Common names: English: mugwort, common wormwood, sage-wort, chrysanthemum weed, felonherb, green-ginger; Polish: boże drzewko, bielica, bielicowe drzewko, bylnik; French: armoise commune, armoise vulgaire; German: gemeiner Beifuß, gewöhnlicher Beifuß; Portuguese: artemísia; Spanish: Artemisia, hierba de San Juan; Swedish: gråbo; Russian: černobyl'nik, polyn obyknovennaya

Description: herbaceous perennial

Place of origin: Eurasia

Urban habitat: thrives on disturbed, compacted soil with high pH levels; is commonly found in vacant lots, rubble dumps, small pavement openings and cracks, soil stockpiles, along railroad tracks, highway banks and median strips, and in minimally maintained parks; its buried seeds can remain viable in the soil for many years; its dense colonies of growth in open areas can inhibit growth of other plants

Ecological function: can be used for phytoremediation in degraded urban landscapes by absorbing heavy metals and binding them to organic matter; erosion control on slopes; regenerates degraded soil.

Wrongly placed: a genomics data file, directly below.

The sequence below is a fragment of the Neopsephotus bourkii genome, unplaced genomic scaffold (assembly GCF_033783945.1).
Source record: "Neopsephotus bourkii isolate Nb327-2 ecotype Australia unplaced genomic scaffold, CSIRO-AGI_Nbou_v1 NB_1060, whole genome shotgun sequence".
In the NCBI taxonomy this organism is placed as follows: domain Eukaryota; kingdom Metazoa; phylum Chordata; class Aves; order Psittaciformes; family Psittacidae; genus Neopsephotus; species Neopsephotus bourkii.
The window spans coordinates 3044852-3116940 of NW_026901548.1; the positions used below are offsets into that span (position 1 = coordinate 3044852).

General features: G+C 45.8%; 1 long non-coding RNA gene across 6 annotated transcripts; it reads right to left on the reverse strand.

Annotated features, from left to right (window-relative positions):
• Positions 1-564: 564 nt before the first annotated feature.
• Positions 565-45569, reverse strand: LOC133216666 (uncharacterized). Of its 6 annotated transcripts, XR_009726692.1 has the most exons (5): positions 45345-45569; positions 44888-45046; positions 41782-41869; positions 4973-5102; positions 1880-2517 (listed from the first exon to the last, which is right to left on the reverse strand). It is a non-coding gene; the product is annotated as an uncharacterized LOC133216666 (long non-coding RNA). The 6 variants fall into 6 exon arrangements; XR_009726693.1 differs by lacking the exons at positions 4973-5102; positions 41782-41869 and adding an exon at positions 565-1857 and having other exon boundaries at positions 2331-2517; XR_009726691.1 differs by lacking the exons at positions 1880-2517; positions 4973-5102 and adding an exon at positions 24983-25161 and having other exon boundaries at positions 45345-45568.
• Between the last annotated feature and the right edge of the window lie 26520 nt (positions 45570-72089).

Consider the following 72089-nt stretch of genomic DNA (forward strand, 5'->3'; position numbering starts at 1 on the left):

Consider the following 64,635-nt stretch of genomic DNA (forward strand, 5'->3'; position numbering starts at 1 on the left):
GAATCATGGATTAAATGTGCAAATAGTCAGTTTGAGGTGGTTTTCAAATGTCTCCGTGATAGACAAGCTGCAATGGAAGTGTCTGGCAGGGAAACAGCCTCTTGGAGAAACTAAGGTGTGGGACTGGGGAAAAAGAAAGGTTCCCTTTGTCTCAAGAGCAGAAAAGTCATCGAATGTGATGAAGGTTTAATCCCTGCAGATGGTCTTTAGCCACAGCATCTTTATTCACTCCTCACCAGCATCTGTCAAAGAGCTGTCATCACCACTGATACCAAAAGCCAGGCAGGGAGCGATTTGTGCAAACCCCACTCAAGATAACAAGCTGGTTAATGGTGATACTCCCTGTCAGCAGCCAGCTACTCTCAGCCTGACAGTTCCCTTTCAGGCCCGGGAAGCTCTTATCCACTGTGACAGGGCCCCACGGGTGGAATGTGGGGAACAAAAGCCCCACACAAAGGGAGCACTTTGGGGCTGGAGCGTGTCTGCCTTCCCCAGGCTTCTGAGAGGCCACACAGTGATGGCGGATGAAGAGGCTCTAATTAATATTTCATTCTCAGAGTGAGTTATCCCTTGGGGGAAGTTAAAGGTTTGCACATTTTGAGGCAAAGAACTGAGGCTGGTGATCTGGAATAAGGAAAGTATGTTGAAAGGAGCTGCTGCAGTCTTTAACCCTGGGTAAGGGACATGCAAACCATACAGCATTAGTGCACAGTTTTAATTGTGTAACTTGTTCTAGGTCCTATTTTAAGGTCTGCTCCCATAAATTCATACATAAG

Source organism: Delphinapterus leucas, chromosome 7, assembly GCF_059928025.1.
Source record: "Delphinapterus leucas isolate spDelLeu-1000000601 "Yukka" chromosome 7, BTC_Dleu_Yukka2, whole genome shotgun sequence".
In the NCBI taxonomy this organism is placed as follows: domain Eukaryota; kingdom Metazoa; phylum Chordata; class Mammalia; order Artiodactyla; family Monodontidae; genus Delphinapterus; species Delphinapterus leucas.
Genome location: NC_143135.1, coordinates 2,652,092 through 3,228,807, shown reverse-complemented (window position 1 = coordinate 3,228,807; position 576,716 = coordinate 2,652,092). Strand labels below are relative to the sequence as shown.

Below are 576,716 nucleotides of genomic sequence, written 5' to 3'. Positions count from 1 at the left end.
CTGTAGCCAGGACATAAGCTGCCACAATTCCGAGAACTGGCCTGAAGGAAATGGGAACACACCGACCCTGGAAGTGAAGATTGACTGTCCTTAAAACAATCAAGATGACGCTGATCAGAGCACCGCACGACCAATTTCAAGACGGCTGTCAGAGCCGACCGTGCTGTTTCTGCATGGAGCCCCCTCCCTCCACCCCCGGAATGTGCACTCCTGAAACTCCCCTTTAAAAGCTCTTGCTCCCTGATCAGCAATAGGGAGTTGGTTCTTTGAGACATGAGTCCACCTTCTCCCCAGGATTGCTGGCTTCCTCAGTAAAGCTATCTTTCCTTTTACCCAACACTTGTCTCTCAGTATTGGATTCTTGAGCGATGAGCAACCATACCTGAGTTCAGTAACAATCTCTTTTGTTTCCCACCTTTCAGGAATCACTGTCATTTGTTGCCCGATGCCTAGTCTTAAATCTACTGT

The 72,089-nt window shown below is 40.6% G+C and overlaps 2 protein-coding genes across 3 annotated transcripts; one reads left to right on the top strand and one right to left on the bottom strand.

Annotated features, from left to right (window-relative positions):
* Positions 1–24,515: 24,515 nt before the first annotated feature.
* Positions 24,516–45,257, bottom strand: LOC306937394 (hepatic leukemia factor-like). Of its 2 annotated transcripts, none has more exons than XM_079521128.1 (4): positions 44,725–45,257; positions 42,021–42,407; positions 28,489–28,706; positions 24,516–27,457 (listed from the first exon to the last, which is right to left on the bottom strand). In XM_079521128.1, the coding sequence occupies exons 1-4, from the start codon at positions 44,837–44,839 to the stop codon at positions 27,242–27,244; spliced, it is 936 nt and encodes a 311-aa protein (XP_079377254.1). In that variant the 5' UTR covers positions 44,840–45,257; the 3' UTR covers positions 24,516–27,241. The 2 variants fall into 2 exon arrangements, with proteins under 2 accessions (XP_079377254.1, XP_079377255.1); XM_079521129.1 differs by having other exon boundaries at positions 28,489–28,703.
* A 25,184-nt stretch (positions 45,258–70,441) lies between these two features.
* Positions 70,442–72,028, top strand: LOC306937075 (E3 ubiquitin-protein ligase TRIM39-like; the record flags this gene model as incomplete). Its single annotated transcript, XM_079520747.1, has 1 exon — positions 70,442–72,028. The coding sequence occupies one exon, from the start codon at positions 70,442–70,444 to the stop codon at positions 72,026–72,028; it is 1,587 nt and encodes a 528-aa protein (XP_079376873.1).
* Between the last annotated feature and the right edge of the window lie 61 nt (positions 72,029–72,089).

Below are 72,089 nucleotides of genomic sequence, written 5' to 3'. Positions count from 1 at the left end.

History: Artemesia vulgaris was named for Greek goddess Artemis, and was introduced to North America in the 1800’s for a variety of medicinal purposes. It is currently considered to be invasive in most parts of the US and Canada. In traditional Chinese medicine, its dried leaves are burned on the skin to stimulate acupuncture points for treatment of rheumatism and was also used for correcting the position of breech births. In traditional European medicine, a tea made from its leaves was used to treat epilepsy, menstrual, menopausal and gastrointestinal problems and to increase the flow of urine and stimulate the appetite. It has also been used for centuries to repel insects, especially moths, from gardens. An infusion of the leaves and flowering tops has been used in the treatment of nervous and spasmodic affections, sterility, asthma and diseases of the brain. The plant also plays an extensive role in witchcraft practices and continues to be used in a variety of European and Asian cuisines. In Japan, the young leaves are used as a potherb and its dried leaves and flowering tops are steeped into tea. Its cooked leaves is said to aid in digestion of fatty foods. It was used to flavor beer before hops took over that role. Its pollen is an allergen and can be a major cause of fall hay fever.